Skomer's exposed location means that trees do not survive on the island. A few willows live in the valley bottom, along with blackthorn and brambles. That sounds barren and bleak but come in spring and you will see the island lush with pink campion and bluebells in vibrant colour. The colours are so stunning that they can be seen from the mainland a mile away.
In the centre of the island is a ruined farmhouse, remodelled to create an interpretation centre and education facility. There is also accommodation for up to 16 people. Most people come to Skomer on a day trip but those who stay overnight get to witness firsthand the extraordinary sight of thousands of Manx Shearwater returning to their burrows as darkness falls. Every August the island holds a special 'Shearwater Week' where volunteers can help the resident researchers take an inventory of the island's population.
The Harold Stone
Despite all the focus on birds, Skomer does have historical interest. A short walk from the boat landing is the Harold Stone (also known as the Skomer Stone) a Bronze Age standing stone. The Harold Stone stands 1.7m high and tapers towards the top. It appears to be aligned on a north-south axis.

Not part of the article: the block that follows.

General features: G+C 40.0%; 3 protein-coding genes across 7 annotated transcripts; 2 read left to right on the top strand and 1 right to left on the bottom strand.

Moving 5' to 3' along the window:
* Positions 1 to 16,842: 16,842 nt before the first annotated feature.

A researcher from Aberystwyth University observed an apparent midsummer solstice solar alignment between the Harold Stone and a natural notch in the rocky outcrop of North Castle some 117m away. That would suggest that the stone was erected in this exact location for some ceremonial or astronomical purpose.
The Skomer Stone is one of at least four in Pembrokeshire known as the Harold Stone; it is presumably a reference to King Harold, the last Saxon king of England.
Near the Harold Stone are prehistoric field boundaries, though it isn't clear if there is any relationship between the stone and the boundaries. The stone does stand clear of the skyline when approaching by boat, so may have been used as a navigational aid, though other similar stones on the mainland have been shown to mark burial sites.
There are signs of other burial sites on Skomer, some of which may date to the same period.
There is another pair of much smaller Bronze Age standing stones at The Wick on the south side of the island. The pair may have been incorporated into a long field boundary.